Emissions from UK livestock are estimated to be around 5%.
British Livestock and Climate Change highlights how beef and sheep farmers across the UK are embracing a diversity of practices which both reduce Greenhouse Gas emissions and enable them to be better prepared for the impacts of a changing climate. For example:
By using co-products like distillers' grains and by-products like bread crusts, livestock farmers like Robert Brunt (pictured above) help reduce the food chain’s Greenhouse Gas footprint.
In 2017, twenty-three UK livestock farmers showcased their contributions to meeting the climate challenge - read their stories in full here.The Greenhouse Gas Action Plan (GHGAP) which was launched by a coalition of industry partners in 2011 as the principal mechanism for delivering the farming industry’s commitment to a reduction in annual emissions from agriculture in England of three million tonnes CO2-equivalent (Mt CO2e) by 2020 without compromising domestic production.
Once an animal reaches slaughter weight it is either sent to market or transported directly from the farm to the abattoir for slaughter.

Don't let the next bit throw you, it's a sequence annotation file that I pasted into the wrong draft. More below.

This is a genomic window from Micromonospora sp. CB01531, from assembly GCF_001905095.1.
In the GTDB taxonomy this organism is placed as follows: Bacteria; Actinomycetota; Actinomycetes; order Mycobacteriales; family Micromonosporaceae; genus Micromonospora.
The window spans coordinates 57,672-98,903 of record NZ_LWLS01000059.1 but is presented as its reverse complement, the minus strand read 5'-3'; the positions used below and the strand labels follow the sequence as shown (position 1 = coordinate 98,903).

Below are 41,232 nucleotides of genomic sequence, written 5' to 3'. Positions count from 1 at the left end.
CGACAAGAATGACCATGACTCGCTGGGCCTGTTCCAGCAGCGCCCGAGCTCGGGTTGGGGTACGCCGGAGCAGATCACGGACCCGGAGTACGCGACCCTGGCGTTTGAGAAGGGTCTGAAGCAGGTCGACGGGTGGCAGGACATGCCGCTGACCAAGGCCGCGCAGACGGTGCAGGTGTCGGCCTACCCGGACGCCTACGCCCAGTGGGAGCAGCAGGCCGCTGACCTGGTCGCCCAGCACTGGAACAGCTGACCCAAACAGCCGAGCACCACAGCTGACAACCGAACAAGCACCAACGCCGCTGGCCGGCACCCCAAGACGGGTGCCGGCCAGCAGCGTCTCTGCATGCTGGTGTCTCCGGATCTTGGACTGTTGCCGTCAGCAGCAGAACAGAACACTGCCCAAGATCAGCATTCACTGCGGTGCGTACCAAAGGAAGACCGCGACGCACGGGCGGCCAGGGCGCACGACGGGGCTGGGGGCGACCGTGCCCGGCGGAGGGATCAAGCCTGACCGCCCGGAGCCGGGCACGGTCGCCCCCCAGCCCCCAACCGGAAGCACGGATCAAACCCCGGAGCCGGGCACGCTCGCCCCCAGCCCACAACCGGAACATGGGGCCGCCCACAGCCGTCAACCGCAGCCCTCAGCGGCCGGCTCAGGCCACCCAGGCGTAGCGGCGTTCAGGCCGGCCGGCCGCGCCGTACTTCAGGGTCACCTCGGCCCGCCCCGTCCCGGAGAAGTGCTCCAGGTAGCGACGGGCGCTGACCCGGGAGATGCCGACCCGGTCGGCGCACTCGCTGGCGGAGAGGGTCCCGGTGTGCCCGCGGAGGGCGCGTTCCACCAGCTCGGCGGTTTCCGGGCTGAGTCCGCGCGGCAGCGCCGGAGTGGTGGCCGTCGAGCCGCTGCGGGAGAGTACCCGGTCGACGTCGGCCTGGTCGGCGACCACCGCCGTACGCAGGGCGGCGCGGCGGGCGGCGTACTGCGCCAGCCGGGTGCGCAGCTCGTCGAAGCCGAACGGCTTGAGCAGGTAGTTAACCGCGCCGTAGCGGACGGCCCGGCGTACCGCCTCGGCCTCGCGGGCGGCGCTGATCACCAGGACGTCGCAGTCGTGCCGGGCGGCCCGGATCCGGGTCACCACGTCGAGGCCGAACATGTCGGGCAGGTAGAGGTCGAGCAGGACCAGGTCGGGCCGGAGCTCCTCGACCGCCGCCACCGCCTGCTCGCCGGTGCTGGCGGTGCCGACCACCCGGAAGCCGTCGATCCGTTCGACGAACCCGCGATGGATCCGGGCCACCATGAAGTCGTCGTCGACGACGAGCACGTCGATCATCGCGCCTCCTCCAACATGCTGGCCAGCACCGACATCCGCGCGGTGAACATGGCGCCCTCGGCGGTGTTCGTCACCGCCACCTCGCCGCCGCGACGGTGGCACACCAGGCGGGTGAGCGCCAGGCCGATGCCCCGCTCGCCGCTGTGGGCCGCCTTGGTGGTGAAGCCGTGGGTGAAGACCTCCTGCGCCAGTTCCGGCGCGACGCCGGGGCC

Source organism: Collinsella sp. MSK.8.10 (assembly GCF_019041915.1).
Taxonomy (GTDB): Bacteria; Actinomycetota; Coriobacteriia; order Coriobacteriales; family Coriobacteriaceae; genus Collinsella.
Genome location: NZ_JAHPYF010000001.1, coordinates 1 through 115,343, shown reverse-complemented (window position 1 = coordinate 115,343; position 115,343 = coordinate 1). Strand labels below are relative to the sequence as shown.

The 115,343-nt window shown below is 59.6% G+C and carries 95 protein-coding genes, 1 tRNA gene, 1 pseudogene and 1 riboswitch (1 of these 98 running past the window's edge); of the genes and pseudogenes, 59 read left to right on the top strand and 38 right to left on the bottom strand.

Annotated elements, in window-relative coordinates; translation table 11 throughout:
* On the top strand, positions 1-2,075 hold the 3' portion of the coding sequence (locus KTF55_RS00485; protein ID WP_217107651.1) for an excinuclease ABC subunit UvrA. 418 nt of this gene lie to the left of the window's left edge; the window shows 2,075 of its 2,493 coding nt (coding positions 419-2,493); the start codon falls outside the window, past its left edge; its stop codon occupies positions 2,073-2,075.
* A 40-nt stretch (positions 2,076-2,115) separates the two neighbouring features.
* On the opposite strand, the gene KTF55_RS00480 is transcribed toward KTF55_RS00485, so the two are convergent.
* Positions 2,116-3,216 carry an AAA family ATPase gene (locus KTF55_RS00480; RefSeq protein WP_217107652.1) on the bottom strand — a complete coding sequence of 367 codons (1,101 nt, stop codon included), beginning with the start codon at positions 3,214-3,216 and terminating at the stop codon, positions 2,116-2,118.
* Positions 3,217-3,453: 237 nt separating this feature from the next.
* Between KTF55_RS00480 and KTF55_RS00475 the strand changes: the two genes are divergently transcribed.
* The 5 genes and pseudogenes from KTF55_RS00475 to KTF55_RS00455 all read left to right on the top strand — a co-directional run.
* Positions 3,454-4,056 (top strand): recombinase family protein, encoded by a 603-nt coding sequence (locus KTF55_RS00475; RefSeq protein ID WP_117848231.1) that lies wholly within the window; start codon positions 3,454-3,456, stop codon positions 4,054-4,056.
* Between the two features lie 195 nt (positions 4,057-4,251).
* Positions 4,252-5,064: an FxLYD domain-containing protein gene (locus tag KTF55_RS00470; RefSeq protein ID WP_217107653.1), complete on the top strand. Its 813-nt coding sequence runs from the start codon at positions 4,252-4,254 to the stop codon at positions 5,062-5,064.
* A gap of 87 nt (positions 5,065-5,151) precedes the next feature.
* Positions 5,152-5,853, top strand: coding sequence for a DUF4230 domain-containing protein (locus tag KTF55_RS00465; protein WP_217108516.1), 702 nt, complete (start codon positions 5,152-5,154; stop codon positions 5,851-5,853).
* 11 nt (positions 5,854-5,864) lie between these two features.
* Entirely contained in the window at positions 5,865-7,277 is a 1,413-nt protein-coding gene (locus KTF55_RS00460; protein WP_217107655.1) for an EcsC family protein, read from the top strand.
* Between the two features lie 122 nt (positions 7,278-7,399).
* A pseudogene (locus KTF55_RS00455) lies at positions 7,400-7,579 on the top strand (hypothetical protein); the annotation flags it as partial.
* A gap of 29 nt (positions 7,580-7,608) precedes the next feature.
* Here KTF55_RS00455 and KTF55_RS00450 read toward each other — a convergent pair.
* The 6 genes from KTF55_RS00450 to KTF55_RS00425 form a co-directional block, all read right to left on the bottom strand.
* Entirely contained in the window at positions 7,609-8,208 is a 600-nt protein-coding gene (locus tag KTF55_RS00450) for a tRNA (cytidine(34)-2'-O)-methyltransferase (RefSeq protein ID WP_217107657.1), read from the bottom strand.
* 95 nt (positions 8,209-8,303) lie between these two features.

It is a legal requirement for animals to be slaughtered humanely and treated well throughout the process. Abattoirs must have adequate lighting, ventilation and shelter in order to prevent unnecessary stress or suffering with highly trained staff.
Meat is then bought, prepared and packaged ready for purchase in food retailer shops. To ensure the meat has been produced at a high standard, look for the food assurance scheme logos on packaging.
Do you want to support the livestock industry? Take a look at our social media toolkit complete with handy facts, myth busting figures and pictures which you can share on social media.
Further information - useful links
:: The NFU is not responsible for the content on external websites.